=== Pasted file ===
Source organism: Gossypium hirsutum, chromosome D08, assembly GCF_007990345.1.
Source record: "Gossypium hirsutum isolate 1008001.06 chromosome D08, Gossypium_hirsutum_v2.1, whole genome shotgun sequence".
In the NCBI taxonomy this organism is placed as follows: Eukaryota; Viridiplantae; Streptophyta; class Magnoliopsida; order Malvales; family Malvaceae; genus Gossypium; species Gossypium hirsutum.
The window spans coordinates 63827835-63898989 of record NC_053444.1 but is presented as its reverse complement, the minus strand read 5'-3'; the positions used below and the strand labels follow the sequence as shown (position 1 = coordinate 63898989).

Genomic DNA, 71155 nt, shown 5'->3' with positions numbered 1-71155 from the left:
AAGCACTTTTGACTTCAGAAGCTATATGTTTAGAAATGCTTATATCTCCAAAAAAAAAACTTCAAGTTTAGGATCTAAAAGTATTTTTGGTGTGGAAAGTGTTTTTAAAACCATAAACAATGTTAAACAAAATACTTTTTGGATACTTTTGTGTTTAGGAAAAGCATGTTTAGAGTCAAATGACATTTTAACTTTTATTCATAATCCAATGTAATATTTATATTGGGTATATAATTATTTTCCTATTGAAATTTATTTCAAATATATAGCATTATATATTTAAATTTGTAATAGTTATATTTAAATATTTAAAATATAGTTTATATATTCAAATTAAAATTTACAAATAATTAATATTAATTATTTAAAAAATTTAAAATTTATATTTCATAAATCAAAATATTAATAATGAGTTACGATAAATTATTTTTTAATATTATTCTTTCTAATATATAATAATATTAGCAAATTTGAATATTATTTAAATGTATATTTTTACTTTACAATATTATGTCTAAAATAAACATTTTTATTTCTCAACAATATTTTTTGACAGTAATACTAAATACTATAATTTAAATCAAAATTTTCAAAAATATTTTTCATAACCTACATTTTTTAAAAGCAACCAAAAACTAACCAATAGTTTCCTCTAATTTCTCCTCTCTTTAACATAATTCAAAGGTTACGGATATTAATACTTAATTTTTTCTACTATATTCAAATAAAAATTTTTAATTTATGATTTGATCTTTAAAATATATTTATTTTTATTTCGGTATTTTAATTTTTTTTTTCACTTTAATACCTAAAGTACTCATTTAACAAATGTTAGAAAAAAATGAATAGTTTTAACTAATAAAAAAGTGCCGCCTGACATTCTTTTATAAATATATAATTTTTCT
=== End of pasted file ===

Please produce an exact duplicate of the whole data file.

Source organism: Gossypium hirsutum, chromosome D08, assembly GCF_007990345.1.
Source record: "Gossypium hirsutum isolate 1008001.06 chromosome D08, Gossypium_hirsutum_v2.1, whole genome shotgun sequence".
In the NCBI taxonomy this organism is placed as follows: Eukaryota; Viridiplantae; Streptophyta; class Magnoliopsida; order Malvales; family Malvaceae; genus Gossypium; species Gossypium hirsutum.
The window spans coordinates 63827835-63898989 of record NC_053444.1 but is presented as its reverse complement, the minus strand read 5'-3'; the positions used below and the strand labels follow the sequence as shown (position 1 = coordinate 63898989).

Genomic DNA, 71155 nt, shown 5'->3' with positions numbered 1-71155 from the left:
AAGCACTTTTGACTTCAGAAGCTATATGTTTAGAAATGCTTATATCTCCAAAAAAAAAACTTCAAGTTTAGGATCTAAAAGTATTTTTGGTGTGGAAAGTGTTTTTAAAACCATAAACAATGTTAAACAAAATACTTTTTGGATACTTTTGTGTTTAGGAAAAGCATGTTTAGAGTCAAATGACATTTTAACTTTTATTCATAATCCAATGTAATATTTATATTGGGTATATAATTATTTTCCTATTGAAATTTATTTCAAATATATAGCATTATATATTTAAATTTGTAATAGTTATATTTAAATATTTAAAATATAGTTTATATATTCAAATTAAAATTTACAAATAATTAATATTAATTATTTAAAAAATTTAAAATTTATATTTCATAAATCAAAATATTAATAATGAGTTACGATAAATTATTTTTTAATATTATTCTTTCTAATATATAATAATATTAGCAAATTTGAATATTATTTAAATGTATATTTTTACTTTACAATATTATGTCTAAAATAAACATTTTTATTTCTCAACAATATTTTTTGACAGTAATACTAAATACTATAATTTAAATCAAAATTTTCAAAAATATTTTTCATAACCTACATTTTTTAAAAGCAACCAAAAACTAACCAATAGTTTCCTCTAATTTCTCCTCTCTTTAACATAATTCAAAGGTTACGGATATTAATACTTAATTTTTTCTACTATATTCAAATAAAAATTTTTAATTTATGATTTGATCTTTAAAATATATTTATTTTTATTTCGGTATTTTAATTTTTTTTTTCACTTTAATACCTAAAGTACTCATTTAACAAATGTTAGAAAAAAATGAATAGTTTTAACTAATAAAAAAGTGCCGCCTGACATTCTTTTATAAATATATAATTTTTCT